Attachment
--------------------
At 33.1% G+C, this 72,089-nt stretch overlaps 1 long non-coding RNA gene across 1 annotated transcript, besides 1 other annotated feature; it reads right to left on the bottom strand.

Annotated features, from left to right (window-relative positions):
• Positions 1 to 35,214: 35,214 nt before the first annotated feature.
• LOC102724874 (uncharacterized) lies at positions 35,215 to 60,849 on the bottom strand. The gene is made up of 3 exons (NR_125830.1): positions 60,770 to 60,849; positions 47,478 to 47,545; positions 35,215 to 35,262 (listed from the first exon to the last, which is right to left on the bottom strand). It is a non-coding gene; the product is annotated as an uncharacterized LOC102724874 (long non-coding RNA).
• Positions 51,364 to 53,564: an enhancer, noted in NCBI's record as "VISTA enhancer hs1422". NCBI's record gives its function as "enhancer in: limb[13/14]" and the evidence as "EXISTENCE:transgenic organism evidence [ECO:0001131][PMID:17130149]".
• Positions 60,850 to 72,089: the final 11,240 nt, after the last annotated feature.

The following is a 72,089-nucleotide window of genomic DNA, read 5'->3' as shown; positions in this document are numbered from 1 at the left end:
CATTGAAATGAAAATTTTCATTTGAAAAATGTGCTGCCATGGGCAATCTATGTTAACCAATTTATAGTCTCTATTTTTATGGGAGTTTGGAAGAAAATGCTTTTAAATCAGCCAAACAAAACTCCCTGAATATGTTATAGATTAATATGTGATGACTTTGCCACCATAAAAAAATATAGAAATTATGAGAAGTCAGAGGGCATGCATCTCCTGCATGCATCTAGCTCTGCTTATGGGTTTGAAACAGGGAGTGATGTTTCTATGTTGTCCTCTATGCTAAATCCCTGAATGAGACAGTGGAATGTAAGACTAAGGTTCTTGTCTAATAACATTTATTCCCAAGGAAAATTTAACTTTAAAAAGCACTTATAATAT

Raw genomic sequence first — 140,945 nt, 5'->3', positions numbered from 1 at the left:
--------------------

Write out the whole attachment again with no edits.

At 33.1% G+C, this 72,089-nt stretch overlaps 1 long non-coding RNA gene across 1 annotated transcript, besides 1 other annotated feature; it reads right to left on the bottom strand.

Annotated features, from left to right (window-relative positions):
• Positions 1 to 35,214: 35,214 nt before the first annotated feature.
• LOC102724874 (uncharacterized) lies at positions 35,215 to 60,849 on the bottom strand. The gene is made up of 3 exons (NR_125830.1): positions 60,770 to 60,849; positions 47,478 to 47,545; positions 35,215 to 35,262 (listed from the first exon to the last, which is right to left on the bottom strand). It is a non-coding gene; the product is annotated as an uncharacterized LOC102724874 (long non-coding RNA).
• Positions 51,364 to 53,564: an enhancer, noted in NCBI's record as "VISTA enhancer hs1422". NCBI's record gives its function as "enhancer in: limb[13/14]" and the evidence as "EXISTENCE:transgenic organism evidence [ECO:0001131][PMID:17130149]".
• Positions 60,850 to 72,089: the final 11,240 nt, after the last annotated feature.

The following is a 72,089-nucleotide window of genomic DNA, read 5'->3' as shown; positions in this document are numbered from 1 at the left end:
CATTGAAATGAAAATTTTCATTTGAAAAATGTGCTGCCATGGGCAATCTATGTTAACCAATTTATAGTCTCTATTTTTATGGGAGTTTGGAAGAAAATGCTTTTAAATCAGCCAAACAAAACTCCCTGAATATGTTATAGATTAATATGTGATGACTTTGCCACCATAAAAAAATATAGAAATTATGAGAAGTCAGAGGGCATGCATCTCCTGCATGCATCTAGCTCTGCTTATGGGTTTGAAACAGGGAGTGATGTTTCTATGTTGTCCTCTATGCTAAATCCCTGAATGAGACAGTGGAATGTAAGACTAAGGTTCTTGTCTAATAACATTTATTCCCAAGGAAAATTTAACTTTAAAAAGCACTTATAATAT

Raw genomic sequence first — 140,945 nt, 5'->3', positions numbered from 1 at the left: